Through neuronal apoptosis induction by shifting mature cerebellar granule neurons to low-potassium medium, we have demonstrated that nuclear liver activator protein 1 expression decreases and its phosphorylation disappears, whereas liver inhibitory protein levels
increase in the nuclear fraction, suggesting a pro-survival role for liver activator protein transcriptional activation and a pro-apoptotic role for liver inhibitory protein transcriptional inhibition. To confirm this, we transfected cerebellar granule neurons with plasmids expressing see more liver activator protein 1, liver activator protein 2, or liver inhibitory protein respectively, and observed that both liver activator proteins, which increase Ibrutinib cost CCAAT-dependent transcription, but not liver inhibitory protein, counteracted apoptosis, thus demonstrating the pro-survival role of liver activator proteins. These data significantly improve our current understanding of the role of CCAAT enhancer-binding protein β in neuronal survival/apoptosis. CCAAT enhancer binding protein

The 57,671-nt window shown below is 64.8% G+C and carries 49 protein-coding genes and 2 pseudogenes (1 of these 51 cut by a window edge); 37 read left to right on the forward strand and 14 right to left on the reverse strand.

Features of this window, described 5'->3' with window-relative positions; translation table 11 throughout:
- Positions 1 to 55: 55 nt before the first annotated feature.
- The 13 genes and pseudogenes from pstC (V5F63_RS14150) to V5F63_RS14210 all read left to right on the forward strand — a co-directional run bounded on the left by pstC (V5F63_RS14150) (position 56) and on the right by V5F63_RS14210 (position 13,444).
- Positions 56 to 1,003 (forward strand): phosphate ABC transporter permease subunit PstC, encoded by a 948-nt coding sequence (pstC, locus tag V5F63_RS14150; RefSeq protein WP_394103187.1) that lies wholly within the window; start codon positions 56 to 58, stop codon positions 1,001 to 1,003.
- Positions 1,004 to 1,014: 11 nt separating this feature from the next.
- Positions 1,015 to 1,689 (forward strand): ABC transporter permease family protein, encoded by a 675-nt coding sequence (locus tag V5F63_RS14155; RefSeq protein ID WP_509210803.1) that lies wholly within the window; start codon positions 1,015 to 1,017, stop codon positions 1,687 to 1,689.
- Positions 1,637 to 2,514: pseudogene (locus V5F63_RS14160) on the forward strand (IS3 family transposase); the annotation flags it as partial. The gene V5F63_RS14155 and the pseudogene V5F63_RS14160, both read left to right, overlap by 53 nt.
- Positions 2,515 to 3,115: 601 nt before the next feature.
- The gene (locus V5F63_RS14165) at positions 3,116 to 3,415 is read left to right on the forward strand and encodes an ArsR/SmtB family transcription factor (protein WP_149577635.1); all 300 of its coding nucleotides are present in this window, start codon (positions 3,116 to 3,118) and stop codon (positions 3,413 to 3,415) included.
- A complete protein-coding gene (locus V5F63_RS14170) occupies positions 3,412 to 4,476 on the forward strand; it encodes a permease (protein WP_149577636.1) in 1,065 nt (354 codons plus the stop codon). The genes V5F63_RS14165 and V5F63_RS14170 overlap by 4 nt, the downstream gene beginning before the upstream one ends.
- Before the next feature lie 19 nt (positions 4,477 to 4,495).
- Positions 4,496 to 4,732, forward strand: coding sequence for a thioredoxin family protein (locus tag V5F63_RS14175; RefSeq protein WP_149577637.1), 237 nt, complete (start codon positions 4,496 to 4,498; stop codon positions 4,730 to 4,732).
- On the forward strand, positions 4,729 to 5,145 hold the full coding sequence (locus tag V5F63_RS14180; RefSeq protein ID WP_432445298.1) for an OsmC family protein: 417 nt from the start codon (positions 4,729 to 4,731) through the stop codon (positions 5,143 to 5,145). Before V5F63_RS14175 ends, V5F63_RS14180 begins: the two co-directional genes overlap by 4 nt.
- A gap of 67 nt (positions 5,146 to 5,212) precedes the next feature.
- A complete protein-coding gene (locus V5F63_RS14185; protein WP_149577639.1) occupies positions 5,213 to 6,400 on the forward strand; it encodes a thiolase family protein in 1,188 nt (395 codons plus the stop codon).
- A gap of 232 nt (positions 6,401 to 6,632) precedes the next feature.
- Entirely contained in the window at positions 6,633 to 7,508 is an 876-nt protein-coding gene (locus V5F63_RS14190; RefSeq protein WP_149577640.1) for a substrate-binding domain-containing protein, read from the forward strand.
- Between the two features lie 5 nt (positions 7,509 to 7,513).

(C/EBP) β belongs to a transcription factor family (C/EBP α–ζ) whose members contain a basic leucine-zipper domain for DNA binding and dimerization (Nerlov, 2008). Homodimeric and heterodimeric interactions occur among members of this family. C/EBP β exists in three isoforms generated from a single mRNA by leaky ribosome scanning: 38-kDa liver activator protein (LAP) 1 (LAP1), 35-kDa LAP2, and 21-kDa liver inhibitory protein (LIP). LAP1 and LAP2 contain both the transactivation and basic leucine-zipper domains, whereas LIP lacks the transactivation domain and forms non-functional heterodimers with LAP1 and LAP2 (Descombes
& Schibler, 1991; Ossipow et al., 1993). These transcription factors undergo post-translational modifications such as phosphorylation and sumoylation, as well Dapagliflozin as subcellular translocation, which regulate transcriptional function (Nerlov, 2008; Kowenz-Leutz et al., 2010). C/EBPs have been extensively studied, owing to their importance in several cellular processes and in various diseases, including cancer. C/EBP β has multiple roles: it may inhibit or promote cell proliferation or differentiation, as well as survival or apoptosis, depending on the cell context and expressed isoforms (Sebastian & Johnson, 2006; Nerlov, 2007; Li et al., 2008; Ramathal et al., 2010). In the liver, LAP arrests cell cycle progression, whereas LIP induces hepatocyte proliferation (Buck et al., 1994). Moreover, LAP Thr217 phosphorylation in the mouse protein (Ser105 in rat) is required for hepatocyte proliferation and blocks apoptosis, determining cell survival (Buck et al., 1999, 2001; Buck & Chojkier, 2003). Furthermore, the LAP/LIP ratio is critical in C/EBP β-mediated gene transcription, and modulates the cell response to endoplasmic reticulum (ER) stress (Li et al., 2008).